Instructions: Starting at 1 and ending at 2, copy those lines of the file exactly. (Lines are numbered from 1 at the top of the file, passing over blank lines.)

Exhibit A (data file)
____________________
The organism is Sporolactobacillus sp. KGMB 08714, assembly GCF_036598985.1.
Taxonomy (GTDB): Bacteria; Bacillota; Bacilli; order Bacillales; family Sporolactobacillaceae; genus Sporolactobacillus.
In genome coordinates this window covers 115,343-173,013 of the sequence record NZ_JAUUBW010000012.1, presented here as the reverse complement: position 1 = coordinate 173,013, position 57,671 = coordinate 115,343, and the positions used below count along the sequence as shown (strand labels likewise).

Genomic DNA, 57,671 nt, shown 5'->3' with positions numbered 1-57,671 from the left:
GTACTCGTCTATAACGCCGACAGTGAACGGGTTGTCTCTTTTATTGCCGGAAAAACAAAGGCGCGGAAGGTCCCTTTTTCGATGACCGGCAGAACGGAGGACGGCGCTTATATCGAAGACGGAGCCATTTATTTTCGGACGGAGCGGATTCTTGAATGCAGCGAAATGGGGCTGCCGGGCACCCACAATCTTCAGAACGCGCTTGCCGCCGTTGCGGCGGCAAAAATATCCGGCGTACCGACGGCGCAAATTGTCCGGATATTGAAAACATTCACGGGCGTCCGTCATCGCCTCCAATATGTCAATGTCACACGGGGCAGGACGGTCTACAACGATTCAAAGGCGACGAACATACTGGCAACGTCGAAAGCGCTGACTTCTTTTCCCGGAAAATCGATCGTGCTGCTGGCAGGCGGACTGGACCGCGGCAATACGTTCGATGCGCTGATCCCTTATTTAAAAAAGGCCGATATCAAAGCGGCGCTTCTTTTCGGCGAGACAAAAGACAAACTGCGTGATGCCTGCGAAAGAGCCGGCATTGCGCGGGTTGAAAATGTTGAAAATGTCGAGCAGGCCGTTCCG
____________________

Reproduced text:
The organism is Sporolactobacillus sp. KGMB 08714, assembly GCF_036598985.1.
Taxonomy (GTDB): Bacteria; Bacillota; Bacilli; order Bacillales; family Sporolactobacillaceae; genus Sporolactobacillus.